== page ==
In my earlier post The Fox in the Chicken House, I discussed the proposed administration of the president-elect. As we all know from the protests we hear about in the news and our Facebook feed, a lot of people are unhappy about the results of the 2016 Presidential election. So much so that when the VP-elect attended the Broadway show, Hamilton the other night, members of the audience booed him.
This booing is a continuation of the “chain of pain” as discussed in my earlier post. People are in pain, they are unhappy, they are afraid more than anything. So the way they are passing their pain on is to take to booing. While I thoroughly and heartily defend the booers for their right to boo under our First Amendment, I do not condone or approve of this behavior at all! This booing and other verbal uncivility acts are not helping or solving anything.
When did Americans lose their manners? Perhaps we lost them when we started eating in our cars while driving. In any case, what used to be a mannered people and now we have become a rude and verbally insensitive people. Just ask Frank Luntz the famous political focus group pollster. http://www.luntzglobal.com/.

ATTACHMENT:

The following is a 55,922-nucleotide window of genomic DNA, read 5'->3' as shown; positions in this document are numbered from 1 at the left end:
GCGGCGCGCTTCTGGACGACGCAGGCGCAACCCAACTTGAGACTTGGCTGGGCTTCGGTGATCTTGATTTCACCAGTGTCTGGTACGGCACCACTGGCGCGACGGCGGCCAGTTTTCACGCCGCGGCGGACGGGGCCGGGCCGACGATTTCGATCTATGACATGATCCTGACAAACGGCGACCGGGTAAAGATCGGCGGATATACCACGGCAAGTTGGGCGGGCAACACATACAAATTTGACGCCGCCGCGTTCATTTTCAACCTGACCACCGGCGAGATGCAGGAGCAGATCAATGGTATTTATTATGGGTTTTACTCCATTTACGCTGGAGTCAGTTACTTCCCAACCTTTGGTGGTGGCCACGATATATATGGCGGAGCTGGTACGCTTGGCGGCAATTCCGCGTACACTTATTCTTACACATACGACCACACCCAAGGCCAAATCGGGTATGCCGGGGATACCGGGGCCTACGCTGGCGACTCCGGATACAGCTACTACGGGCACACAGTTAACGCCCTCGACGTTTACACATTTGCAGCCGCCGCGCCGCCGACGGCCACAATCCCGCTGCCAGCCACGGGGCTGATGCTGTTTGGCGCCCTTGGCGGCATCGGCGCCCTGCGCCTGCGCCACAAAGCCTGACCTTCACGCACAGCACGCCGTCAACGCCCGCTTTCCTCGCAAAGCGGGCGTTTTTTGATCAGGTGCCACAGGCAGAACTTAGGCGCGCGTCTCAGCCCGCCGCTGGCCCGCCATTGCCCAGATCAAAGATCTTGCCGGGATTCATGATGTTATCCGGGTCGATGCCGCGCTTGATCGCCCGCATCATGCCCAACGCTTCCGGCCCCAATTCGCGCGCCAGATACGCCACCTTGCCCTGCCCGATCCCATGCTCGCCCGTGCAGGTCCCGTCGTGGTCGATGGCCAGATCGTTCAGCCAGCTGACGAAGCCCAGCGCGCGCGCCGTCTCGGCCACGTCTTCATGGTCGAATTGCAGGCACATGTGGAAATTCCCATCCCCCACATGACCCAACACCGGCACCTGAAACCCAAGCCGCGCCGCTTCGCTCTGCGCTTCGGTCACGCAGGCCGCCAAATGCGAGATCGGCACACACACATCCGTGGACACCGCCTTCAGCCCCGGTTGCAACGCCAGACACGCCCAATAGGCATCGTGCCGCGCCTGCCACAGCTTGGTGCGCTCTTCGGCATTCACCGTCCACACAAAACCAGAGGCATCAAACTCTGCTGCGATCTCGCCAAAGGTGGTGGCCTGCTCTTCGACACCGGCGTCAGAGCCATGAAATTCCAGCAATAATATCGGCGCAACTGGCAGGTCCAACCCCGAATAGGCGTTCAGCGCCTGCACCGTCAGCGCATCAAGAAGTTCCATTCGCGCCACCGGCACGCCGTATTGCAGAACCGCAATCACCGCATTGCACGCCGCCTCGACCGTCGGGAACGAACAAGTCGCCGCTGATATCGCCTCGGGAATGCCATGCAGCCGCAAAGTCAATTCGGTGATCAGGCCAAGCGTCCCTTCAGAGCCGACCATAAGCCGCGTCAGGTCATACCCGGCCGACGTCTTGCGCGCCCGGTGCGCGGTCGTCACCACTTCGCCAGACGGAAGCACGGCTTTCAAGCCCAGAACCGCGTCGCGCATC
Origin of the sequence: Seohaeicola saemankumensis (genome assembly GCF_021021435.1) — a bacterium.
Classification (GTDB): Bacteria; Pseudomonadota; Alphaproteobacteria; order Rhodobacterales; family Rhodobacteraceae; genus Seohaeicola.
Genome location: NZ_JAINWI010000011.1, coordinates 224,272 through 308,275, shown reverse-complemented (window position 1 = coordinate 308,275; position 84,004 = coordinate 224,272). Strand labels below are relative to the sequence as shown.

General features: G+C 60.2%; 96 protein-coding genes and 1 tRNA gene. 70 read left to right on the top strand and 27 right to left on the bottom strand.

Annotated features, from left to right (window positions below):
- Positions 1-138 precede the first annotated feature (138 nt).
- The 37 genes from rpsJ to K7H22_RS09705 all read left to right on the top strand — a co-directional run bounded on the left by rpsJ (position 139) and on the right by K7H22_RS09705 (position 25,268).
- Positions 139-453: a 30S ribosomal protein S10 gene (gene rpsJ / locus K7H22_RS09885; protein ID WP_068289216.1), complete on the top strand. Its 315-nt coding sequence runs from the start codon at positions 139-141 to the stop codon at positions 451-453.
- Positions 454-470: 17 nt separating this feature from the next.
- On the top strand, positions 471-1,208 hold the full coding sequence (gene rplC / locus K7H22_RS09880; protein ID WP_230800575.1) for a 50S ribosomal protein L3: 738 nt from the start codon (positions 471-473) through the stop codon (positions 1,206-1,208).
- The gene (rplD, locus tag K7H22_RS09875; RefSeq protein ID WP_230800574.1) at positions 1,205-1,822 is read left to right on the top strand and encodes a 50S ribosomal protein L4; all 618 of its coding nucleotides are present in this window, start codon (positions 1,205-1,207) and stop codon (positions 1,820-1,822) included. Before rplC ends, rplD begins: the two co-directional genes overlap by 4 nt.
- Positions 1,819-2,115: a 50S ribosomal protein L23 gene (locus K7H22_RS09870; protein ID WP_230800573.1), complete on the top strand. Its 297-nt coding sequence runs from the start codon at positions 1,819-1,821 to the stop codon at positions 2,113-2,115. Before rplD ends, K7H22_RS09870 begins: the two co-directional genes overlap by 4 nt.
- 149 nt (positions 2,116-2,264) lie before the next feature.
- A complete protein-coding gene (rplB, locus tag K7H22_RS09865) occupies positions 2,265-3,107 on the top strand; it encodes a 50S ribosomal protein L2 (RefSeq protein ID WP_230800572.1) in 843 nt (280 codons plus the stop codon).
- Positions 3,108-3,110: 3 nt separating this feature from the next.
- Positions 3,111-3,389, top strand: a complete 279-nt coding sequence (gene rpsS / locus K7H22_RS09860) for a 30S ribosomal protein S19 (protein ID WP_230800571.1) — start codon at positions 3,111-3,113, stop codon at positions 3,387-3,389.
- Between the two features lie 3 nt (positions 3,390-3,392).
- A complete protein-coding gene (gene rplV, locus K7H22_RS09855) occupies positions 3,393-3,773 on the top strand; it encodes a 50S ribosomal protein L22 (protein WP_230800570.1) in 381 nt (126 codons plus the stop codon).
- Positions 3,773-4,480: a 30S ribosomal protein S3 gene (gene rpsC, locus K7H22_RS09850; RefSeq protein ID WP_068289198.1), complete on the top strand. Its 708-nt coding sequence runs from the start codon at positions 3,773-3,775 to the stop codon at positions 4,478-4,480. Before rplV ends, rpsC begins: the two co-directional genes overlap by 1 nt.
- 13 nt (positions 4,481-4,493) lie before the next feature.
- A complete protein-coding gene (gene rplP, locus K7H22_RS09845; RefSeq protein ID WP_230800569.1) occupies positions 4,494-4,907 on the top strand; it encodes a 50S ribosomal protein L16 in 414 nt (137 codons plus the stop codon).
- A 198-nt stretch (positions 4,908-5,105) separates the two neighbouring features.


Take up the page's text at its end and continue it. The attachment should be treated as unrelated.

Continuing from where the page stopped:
Here’s a quote from an interview with him in 2014:
“It was what Luntz heard from the American people that scared him. They were contentious and argumentative. They didn’t listen to each other as they once had. They weren’t interested in hearing other points of view. They were divided one against the other, black vs. white, men vs. women, young vs. old, rich vs. poor. “They want to impose their opinions rather than express them,” is the way he describes what he saw. “And they’re picking up their leads from here in Washington.” Haven’t political disagreements always been contentious, I ask? “Not like this,” he says. “Not like this.”
Politicians have gotten in on this trend if they didn’t start it in the first place! Here’s a quick recap of some rude moments in our government in recent years. And yes, falling asleep when the President and Commander in Chief are talking to you in person is rude. I’m more interested in the language and the precedent of booing each other.
During the most recent State of the Union, both sides of the aisles were guilty of rude behavior, including booing. This complete lack of decorum was being mirrored to us in public at the theater the other night. As we can see from the documentation dating back to George W. Bush, we have become a rude, thoughtless and inconsiderate people.
As we can see from the documentation dating back to George W. Bush in 2005, we have become a rude, thoughtless and inconsiderate people. Politicians became rude with each other and now 11 years later the American people have become so rude it’s embarrassing. We should all be embarrassed by what took place at that theater the other night, even if we feel the same way.